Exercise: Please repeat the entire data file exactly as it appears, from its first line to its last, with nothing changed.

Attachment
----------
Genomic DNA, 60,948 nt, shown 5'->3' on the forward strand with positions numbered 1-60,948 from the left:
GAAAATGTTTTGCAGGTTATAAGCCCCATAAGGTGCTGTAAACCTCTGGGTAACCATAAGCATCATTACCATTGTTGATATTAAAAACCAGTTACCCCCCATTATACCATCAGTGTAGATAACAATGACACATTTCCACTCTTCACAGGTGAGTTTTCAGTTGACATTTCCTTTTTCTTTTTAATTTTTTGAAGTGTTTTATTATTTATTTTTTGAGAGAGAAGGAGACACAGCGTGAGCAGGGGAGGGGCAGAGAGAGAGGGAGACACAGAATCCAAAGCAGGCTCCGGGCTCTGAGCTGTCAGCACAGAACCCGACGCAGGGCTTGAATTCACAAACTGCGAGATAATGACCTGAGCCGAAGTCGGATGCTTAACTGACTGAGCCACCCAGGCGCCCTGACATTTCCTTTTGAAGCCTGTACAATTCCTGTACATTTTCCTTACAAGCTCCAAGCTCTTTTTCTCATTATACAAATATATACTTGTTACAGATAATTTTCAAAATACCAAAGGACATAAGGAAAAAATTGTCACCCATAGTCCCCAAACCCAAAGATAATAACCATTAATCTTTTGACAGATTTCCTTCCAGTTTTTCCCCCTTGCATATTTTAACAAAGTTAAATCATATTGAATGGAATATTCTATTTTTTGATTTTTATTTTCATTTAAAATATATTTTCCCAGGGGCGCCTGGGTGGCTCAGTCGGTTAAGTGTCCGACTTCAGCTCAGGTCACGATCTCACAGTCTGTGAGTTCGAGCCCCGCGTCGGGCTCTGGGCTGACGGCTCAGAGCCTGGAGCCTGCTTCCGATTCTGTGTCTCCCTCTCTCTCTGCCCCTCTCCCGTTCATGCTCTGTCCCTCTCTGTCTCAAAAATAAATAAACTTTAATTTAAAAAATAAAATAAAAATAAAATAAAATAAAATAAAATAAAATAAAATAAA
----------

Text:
Genomic DNA, 60,948 nt, shown 5'->3' on the forward strand with positions numbered 1-60,948 from the left:
GAAAATGTTTTGCAGGTTATAAGCCCCATAAGGTGCTGTAAACCTCTGGGTAACCATAAGCATCATTACCATTGTTGATATTAAAAACCAGTTACCCCCCATTATACCATCAGTGTAGATAACAATGACACATTTCCACTCTTCACAGGTGAGTTTTCAGTTGACATTTCCTTTTTCTTTTTAATTTTTTGAAGTGTTTTATTATTTATTTTTTGAGAGAGAAGGAGACACAGCGTGAGCAGGGGAGGGGCAGAGAGAGAGGGAGACACAGAATCCAAAGCAGGCTCCGGGCTCTGAGCTGTCAGCACAGAACCCGACGCAGGGCTTGAATTCACAAACTGCGAGATAATGACCTGAGCCGAAGTCGGATGCTTAACTGACTGAGCCACCCAGGCGCCCTGACATTTCCTTTTGAAGCCTGTACAATTCCTGTACATTTTCCTTACAAGCTCCAAGCTCTTTTTCTCATTATACAAATATATACTTGTTACAGATAATTTTCAAAATACCAAAGGACATAAGGAAAAAATTGTCACCCATAGTCCCCAAACCCAAAGATAATAACCATTAATCTTTTGACAGATTTCCTTCCAGTTTTTCCCCCTTGCATATTTTAACAAAGTTAAATCATATTGAATGGAATATTCTATTTTTTGATTTTTATTTTCATTTAAAATATATTTTCCCAGGGGCGCCTGGGTGGCTCAGTCGGTTAAGTGTCCGACTTCAGCTCAGGTCACGATCTCACAGTCTGTGAGTTCGAGCCCCGCGTCGGGCTCTGGGCTGACGGCTCAGAGCCTGGAGCCTGCTTCCGATTCTGTGTCTCCCTCTCTCTCTGCCCCTCTCCCGTTCATGCTCTGTCCCTCTCTGTCTCAAAAATAAATAAACTTTAATTTAAAAAATAAAATAAAAATAAAATAAAATAAAATAAAATAAAATAAAATAAA